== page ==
Being A Type 9 Is Like Being Stuck In Groupthink

A Type 9 in my life has been going through some issues, so I thought I'd read about them this morning.  Type 9's, at the top of the triangle, represent the archetype of "going along to get along"- that part in all of us that wants to accomodate whatever's happening around us so as not to cause any conflicts.  But whereas other types are vulnerable to the phenomenon incidentally, Nines self-absent on a meta-scale with their very lives. 

"By accomodating others", says Beatrice Chestnut, "and avoiding conflict in order to achieve comfort, they end up becoming deaf to their own inner voice".  Nines have a naturally good beat on the energy in their environment and it pulls them away from their home of the self ("the root of all wanting and choosing" Chestnut quoting Homer) toward fusing with the group's goals.  It is very difficult for them to know what they want, and would prefer just to acquiesce to the group's decision.

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I was thinking about groupthink the other day, and it provides a good analogy for how insanely difficult it is for Nines to pull away from the another's energy to their own "ground".   In the 1970's, Yale research psychologist Irving Janis demonstrated the tendency to suspend our own way of thinking for the sake of the group's cohesiveness with several studies, one of them being the American Soldier Project.  In it, he found that American soldiers' main motivation on the battlefield wasn't pride in their country or devotion to the idea of freedom- it was the connection the soliders felt with each other, having forged bonds under intense stress.  The unity they forged provided the foundation for subsequent decisions that they as individuals, they probably wouldn't have carried out had they not been part of the group.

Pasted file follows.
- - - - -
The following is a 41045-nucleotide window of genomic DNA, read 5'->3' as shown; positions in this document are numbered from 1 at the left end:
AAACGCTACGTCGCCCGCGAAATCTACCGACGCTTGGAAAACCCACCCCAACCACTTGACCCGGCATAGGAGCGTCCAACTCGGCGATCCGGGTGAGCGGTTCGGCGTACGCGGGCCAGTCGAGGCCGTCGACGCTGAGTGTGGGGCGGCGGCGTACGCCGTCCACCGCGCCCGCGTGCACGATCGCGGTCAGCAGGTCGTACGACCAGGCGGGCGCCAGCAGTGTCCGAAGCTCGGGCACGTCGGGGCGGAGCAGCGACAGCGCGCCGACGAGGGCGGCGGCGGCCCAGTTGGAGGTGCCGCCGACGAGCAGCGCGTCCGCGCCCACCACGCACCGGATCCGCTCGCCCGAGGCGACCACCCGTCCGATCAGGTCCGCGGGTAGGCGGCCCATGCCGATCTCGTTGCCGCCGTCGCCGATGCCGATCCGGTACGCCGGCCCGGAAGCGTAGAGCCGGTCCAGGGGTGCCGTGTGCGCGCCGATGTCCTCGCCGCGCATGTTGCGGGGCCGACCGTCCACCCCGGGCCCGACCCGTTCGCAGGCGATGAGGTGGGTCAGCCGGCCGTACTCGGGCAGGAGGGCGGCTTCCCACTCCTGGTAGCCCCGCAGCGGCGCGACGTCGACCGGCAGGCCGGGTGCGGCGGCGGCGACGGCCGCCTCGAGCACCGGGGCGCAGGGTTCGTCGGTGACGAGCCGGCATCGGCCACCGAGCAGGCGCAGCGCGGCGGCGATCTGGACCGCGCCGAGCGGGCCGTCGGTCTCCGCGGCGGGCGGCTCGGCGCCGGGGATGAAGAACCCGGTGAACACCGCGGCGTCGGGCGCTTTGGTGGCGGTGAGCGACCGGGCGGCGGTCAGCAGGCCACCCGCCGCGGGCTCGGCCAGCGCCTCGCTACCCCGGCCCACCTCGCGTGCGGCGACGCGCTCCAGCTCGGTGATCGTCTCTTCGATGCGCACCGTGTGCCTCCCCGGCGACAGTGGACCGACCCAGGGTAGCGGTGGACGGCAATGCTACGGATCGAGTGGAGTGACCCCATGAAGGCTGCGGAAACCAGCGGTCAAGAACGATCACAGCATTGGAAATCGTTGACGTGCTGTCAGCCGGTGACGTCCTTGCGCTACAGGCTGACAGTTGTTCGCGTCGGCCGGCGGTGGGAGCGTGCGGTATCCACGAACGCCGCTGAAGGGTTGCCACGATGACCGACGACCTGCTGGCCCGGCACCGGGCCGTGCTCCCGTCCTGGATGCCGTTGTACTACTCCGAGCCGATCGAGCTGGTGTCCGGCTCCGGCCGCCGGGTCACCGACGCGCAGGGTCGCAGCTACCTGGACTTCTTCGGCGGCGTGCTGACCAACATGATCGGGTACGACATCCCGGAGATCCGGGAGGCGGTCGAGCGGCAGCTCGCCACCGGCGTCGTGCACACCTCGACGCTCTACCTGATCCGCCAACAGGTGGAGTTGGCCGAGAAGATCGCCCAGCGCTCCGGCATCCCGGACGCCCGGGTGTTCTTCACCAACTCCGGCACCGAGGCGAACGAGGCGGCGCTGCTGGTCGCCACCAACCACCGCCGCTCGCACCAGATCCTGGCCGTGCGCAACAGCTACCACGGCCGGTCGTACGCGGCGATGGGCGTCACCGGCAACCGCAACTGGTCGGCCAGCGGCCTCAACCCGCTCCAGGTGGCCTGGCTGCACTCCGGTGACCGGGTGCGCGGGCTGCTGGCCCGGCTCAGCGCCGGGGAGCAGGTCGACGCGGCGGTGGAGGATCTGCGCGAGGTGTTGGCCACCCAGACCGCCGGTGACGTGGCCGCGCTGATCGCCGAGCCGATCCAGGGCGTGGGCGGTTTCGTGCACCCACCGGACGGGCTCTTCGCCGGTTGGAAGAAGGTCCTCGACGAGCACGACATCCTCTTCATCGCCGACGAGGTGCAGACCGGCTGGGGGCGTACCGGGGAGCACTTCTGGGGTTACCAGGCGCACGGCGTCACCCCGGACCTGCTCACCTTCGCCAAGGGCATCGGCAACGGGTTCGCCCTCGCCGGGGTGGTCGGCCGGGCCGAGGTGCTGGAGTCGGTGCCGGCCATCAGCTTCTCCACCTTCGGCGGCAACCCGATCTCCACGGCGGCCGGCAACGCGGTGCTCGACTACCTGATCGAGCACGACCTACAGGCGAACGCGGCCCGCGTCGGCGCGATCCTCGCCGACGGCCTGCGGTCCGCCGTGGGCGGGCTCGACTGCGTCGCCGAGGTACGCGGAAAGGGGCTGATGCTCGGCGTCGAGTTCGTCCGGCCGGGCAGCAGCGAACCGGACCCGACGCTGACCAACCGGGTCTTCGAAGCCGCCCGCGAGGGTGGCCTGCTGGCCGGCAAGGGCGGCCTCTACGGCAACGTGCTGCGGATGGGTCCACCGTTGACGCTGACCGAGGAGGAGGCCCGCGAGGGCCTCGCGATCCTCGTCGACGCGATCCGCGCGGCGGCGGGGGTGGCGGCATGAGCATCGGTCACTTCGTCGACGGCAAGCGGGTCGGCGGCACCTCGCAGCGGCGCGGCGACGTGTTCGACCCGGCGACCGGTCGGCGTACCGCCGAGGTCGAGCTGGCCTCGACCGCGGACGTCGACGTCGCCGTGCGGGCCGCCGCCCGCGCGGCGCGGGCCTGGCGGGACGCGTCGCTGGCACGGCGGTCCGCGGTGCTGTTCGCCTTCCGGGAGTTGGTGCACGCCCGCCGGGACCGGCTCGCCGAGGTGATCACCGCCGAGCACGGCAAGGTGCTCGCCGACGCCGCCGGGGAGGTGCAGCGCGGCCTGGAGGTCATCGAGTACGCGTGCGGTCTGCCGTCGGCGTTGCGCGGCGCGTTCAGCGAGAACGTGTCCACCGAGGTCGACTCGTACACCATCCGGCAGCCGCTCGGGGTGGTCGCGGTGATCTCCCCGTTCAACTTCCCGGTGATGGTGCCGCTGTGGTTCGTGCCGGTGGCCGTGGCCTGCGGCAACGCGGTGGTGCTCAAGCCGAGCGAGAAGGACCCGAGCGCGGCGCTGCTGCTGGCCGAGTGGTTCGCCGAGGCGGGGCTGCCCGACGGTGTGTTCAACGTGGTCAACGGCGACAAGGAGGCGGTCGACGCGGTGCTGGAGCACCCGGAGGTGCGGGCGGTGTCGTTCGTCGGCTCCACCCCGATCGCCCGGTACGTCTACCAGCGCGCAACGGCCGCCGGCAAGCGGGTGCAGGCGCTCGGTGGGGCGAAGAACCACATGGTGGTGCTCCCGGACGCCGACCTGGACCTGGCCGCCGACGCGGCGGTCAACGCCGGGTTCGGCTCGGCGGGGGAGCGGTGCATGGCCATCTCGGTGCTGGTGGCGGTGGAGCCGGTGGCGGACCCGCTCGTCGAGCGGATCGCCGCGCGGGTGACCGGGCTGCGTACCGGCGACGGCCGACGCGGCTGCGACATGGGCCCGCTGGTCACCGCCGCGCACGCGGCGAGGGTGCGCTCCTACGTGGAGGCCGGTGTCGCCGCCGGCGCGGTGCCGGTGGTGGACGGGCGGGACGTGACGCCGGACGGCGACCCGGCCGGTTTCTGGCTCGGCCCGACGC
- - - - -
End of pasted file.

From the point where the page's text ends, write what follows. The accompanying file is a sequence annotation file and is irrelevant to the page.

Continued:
Where there's a cohesive group, there's pressure to acquiesce and ignore dissenting ideas.  Riso-Hudson's wake-up call for a Nine is when they outwardly accomodate themselves to others, but unconscious melding can happen to any one of us, and it's an invitation to be aware of when your voice may be needed.